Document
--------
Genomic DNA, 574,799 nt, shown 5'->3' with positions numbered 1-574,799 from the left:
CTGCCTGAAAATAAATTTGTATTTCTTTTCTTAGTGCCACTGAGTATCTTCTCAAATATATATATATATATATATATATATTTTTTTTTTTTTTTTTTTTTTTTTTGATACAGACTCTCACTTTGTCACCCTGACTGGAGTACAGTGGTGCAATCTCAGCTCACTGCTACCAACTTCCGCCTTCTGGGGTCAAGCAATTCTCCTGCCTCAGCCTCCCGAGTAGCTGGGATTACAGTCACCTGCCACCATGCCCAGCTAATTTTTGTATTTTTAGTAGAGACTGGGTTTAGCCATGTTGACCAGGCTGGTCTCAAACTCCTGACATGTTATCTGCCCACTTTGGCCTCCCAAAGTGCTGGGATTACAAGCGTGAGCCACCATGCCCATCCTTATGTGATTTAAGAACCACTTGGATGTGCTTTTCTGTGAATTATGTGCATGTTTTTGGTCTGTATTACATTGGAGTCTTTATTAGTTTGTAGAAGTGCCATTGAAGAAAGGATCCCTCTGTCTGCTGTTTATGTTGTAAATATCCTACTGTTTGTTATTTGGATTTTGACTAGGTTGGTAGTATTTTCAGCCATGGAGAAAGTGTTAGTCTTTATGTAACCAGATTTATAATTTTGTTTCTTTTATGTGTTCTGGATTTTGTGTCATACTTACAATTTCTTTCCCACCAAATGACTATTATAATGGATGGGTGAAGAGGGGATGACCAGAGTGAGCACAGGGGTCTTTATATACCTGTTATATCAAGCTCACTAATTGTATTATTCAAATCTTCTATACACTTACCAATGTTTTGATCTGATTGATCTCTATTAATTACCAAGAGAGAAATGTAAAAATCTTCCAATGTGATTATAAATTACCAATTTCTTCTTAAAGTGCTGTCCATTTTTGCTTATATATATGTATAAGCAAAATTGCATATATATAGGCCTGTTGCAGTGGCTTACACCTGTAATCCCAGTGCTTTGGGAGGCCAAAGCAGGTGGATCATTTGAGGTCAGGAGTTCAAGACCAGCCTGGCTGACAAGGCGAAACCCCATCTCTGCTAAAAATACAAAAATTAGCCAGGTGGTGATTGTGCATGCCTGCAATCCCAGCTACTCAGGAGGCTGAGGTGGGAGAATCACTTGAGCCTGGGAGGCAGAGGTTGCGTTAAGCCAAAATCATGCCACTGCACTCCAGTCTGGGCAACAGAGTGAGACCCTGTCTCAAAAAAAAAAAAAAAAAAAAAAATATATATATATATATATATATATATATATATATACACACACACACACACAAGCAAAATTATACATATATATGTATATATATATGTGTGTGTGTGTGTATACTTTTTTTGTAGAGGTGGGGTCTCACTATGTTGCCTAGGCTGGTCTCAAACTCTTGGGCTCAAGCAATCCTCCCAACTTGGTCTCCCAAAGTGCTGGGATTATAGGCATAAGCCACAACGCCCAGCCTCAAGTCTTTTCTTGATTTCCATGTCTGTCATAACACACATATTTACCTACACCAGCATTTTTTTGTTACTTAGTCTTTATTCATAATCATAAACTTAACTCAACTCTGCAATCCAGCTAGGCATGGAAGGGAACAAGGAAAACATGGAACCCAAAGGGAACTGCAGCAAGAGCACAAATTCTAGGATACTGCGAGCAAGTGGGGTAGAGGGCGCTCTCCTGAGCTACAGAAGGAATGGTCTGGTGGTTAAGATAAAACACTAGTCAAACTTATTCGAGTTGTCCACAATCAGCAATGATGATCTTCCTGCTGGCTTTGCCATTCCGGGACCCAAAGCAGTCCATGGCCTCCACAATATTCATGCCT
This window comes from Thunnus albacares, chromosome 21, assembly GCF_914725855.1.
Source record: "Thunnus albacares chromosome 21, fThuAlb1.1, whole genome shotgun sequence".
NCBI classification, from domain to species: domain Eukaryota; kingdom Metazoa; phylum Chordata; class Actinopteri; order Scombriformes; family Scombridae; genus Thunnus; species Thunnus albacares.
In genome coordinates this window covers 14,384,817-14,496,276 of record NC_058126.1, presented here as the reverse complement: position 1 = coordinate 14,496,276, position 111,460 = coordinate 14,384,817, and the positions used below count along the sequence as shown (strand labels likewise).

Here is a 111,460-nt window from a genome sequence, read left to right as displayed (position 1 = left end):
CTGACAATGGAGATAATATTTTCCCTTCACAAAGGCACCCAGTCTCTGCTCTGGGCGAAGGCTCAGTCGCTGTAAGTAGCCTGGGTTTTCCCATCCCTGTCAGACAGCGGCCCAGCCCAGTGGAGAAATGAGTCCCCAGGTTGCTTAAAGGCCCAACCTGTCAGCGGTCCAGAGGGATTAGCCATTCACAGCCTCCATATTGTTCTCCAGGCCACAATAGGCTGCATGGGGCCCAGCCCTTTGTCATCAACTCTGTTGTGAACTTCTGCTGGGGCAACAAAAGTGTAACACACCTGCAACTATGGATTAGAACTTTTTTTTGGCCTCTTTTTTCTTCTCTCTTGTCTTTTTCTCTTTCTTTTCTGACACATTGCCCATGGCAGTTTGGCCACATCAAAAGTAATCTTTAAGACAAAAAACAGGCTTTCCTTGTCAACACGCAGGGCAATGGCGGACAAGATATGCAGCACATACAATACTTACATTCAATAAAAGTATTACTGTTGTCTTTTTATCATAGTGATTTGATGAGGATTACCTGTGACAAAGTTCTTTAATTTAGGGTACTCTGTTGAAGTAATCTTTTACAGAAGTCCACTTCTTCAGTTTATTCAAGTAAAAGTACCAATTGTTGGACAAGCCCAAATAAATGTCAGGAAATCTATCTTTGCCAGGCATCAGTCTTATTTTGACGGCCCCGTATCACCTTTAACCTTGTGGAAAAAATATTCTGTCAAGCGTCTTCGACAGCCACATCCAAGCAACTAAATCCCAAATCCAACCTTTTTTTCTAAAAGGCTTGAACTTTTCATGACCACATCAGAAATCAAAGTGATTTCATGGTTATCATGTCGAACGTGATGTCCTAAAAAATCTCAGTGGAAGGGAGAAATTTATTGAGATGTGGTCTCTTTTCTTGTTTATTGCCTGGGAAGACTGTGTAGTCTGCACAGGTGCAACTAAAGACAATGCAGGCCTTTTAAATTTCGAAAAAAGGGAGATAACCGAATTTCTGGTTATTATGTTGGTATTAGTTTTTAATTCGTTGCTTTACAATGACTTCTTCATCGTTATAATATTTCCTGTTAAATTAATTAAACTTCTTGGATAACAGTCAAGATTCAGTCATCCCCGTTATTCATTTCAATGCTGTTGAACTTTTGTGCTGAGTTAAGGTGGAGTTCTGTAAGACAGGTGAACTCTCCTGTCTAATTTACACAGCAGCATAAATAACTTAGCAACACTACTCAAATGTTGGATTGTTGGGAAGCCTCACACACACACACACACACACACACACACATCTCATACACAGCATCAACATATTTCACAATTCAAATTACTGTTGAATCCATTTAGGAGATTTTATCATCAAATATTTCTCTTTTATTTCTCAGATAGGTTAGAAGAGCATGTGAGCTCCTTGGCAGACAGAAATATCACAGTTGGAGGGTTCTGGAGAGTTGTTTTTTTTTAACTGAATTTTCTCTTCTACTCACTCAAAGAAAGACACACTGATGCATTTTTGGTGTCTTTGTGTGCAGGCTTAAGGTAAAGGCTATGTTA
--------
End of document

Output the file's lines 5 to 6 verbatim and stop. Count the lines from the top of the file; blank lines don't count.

NCBI classification, from domain to species: domain Eukaryota; kingdom Metazoa; phylum Chordata; class Actinopteri; order Scombriformes; family Scombridae; genus Thunnus; species Thunnus albacares.
In genome coordinates this window covers 14,384,817-14,496,276 of record NC_058126.1, presented here as the reverse complement: position 1 = coordinate 14,496,276, position 111,460 = coordinate 14,384,817, and the positions used below count along the sequence as shown (strand labels likewise).